Stock coronavirus social distancing

When we made aliyah, I assured my parents that we would return for regular visits and the distance would not prevent us from attending family simchas or being in Cleveland when we were needed for any reason. My parents in turn said they would visit us in Israel for as long as they were able. We kept our promises.

Since my father’s death 12 years ago, my mom has come nearly every year to spend Passover with us. In addition to attending a big family seder, it is also a great time for her to visit since schools and universities are on vacation for the whole Passover week and she can spend more time with her grandchildren.

But this year, she thought that a winter trip would suit her schedule better and she visited us at Chanukah. This turned out to be prophetic because by the time Passover 2020 rolled around, our borders here in Israel were closed to non-citizens and we were in total lockdown, thanks to the coronavirus.

December was a long time ago and my mom is ready to see her grandchildren (and, I think, her daughter and son-in-law) again. But even if she were permitted to enter Israel (at the moment most non-citizens are not allowed to enter the country), the dangers of international – or any – travel especially at her age during this pandemic are too risky. And the logistics if I wanted to come visit her would be too difficult: I would have to stay in isolation away from her for two weeks once I arrive in Cleveland in case I contracted the virus in an airport or on the plane since I would not want to give it to her, and then I would be required to isolate for two weeks upon my return to Israel.

So, we continue to talk on the phone every day, but I can hear in her voice how much she misses us and how important it would be for her to get here for a visit.

And the worst part about it is that we have absolutely no idea when it will be safe to travel and when we will see each other in person again. Months? Years? And I torture myself with “what ifs.” What if she needs me to come to Cleveland to help her? What if I have to get there in a hurry? What if one of my children decides to get married while we are still in the throes of the pandemic? The list goes on.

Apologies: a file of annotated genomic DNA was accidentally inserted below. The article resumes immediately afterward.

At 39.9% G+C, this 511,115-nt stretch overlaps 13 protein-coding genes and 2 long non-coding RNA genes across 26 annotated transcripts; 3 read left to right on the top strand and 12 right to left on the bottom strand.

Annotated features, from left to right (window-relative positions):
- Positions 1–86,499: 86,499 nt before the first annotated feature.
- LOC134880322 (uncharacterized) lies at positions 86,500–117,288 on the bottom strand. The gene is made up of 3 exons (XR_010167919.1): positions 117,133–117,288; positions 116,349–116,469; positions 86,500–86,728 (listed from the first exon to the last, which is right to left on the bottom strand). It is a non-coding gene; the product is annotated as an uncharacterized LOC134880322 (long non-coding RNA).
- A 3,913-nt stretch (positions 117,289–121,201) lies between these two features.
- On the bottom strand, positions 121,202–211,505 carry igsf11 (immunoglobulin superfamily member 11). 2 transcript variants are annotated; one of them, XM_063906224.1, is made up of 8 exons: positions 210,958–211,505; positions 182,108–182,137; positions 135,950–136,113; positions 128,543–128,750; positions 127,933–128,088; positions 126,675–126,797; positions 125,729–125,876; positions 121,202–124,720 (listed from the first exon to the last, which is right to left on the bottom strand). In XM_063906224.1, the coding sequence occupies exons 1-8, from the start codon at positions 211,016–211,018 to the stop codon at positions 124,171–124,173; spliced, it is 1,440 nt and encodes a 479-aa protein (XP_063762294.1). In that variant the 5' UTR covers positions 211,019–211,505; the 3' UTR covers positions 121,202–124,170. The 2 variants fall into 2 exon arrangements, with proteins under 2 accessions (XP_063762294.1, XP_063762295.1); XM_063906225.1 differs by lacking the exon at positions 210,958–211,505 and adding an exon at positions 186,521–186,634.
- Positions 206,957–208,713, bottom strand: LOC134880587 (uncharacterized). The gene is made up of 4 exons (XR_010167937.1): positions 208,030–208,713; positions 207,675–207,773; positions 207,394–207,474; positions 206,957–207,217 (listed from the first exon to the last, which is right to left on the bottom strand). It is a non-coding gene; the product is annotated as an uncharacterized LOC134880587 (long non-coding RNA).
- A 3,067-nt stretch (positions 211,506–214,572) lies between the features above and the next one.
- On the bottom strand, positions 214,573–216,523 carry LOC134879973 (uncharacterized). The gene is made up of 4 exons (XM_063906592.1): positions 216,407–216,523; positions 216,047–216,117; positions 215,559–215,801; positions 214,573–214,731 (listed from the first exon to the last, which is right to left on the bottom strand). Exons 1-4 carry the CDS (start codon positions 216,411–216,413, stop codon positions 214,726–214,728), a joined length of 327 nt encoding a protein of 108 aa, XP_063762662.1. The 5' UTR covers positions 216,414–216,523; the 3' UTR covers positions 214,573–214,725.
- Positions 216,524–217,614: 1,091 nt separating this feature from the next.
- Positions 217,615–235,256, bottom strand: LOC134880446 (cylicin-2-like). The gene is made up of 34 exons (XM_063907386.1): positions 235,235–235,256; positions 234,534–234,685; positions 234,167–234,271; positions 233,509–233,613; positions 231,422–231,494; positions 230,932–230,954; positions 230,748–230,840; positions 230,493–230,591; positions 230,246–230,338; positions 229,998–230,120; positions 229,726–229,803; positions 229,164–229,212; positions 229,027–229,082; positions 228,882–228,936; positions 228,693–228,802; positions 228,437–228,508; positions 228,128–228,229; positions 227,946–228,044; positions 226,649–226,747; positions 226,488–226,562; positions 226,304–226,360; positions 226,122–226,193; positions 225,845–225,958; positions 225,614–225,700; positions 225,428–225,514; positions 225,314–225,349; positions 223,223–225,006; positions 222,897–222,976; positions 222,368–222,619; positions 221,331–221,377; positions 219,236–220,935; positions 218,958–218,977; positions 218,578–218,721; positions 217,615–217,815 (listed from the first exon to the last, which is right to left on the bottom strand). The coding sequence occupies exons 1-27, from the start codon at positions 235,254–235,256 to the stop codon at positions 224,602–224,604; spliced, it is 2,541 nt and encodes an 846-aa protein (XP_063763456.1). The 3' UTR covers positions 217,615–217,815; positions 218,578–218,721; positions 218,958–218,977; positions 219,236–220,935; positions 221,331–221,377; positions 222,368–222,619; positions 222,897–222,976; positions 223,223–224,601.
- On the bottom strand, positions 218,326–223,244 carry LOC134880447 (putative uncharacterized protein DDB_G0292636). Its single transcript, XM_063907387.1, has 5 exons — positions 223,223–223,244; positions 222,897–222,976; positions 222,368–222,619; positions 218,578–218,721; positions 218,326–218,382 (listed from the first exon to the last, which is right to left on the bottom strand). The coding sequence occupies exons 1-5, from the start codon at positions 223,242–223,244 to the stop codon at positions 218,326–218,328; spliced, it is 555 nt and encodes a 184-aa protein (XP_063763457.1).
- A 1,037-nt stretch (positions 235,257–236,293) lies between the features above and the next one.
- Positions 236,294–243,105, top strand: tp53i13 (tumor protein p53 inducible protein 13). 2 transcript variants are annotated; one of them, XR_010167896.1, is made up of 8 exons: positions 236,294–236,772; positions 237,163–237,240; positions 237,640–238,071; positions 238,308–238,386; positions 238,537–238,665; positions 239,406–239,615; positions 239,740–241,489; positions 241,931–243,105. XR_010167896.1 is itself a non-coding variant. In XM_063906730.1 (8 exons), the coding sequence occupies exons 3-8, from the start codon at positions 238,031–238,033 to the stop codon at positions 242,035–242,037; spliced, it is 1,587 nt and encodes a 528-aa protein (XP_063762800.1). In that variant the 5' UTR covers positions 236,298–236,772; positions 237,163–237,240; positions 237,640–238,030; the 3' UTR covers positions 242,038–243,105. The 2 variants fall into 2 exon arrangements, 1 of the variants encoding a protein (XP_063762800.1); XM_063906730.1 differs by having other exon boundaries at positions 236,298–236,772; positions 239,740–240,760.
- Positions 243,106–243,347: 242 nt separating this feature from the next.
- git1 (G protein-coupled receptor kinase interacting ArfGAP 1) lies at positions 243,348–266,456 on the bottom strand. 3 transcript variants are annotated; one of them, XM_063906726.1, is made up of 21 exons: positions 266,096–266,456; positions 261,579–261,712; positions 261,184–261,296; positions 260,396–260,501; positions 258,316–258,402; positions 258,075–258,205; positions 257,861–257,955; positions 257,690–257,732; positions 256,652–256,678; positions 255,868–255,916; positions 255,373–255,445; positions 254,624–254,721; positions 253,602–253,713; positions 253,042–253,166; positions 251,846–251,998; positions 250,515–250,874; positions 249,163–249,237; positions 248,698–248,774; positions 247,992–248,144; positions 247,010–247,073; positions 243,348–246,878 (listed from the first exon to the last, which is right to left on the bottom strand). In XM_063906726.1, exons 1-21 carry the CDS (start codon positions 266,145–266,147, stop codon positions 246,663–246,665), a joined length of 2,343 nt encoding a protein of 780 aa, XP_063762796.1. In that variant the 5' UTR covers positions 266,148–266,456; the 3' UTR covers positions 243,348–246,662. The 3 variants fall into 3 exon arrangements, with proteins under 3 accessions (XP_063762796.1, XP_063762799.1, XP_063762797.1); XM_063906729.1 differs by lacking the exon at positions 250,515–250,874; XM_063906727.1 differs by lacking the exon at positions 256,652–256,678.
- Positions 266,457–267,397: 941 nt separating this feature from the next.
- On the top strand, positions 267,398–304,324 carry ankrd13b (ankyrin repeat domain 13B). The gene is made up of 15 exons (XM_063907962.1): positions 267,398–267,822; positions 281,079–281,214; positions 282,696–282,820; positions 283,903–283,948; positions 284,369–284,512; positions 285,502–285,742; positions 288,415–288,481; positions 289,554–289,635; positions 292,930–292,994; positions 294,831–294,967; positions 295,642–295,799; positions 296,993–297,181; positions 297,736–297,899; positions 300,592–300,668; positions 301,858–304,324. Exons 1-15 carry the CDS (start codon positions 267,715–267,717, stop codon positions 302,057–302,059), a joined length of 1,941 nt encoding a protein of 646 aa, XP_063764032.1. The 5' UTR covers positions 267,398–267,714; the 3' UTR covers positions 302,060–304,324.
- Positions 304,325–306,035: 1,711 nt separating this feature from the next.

In the last several days, Israel’s Population and Immigration Authority has, at least, issued regulations allowing non-citizens to enter Israel to attend lifecycle events, including weddings, births, and bar and bat mitzvahs of first-degree relatives, including allowing in grandparents.

There are things that she already has missed. One son has entered the Israel Defense Forces and I know she would love to see him, in person, in his uniform. My younger son just graduated from high school. My youngest celebrated her sweet 16 birthday and is ready to take her grandmother up on the promised clothes shopping spree that they are supposed to go on.

These are not the only family reunions that the coronavirus has stolen from us. My youngest niece was supposed to visit Israel – to be here right now on a summer teen tour. Her cousins, my kids, had already planned to make a special family Shabbat for her free weekend (not a small task to get everyone home at the same time for Shabbat). My older niece had plans to attend a seminary in Jerusalem this coming year before entering college. Each of my children had already planned what they would do together with her during her free time. Because of coronavirus she decided to stay closer to home, understandably. But it is a huge disappointment for my entire family.

And what else will the coronavirus take from us?

I know we are not the only family here in Israel who is not able to see the relatives we left when we moved here. And we are not the only family to miss having those relatives for holidays or family celebrations. I feel sad for each and every one of them. And I feel sad for my mom and for myself.

Marcy Oster is a former Clevelander who covers the Middle East for the Cleveland and Columbus Jewish News from Karnei Shomron, West Bank. To read more of Oster’s columns, visit


Letters, commentaries and opinions appearing in the Cleveland Jewish News do not necessarily reflect the opinions of the Cleveland Jewish Publication Company, its board, officers or staff.

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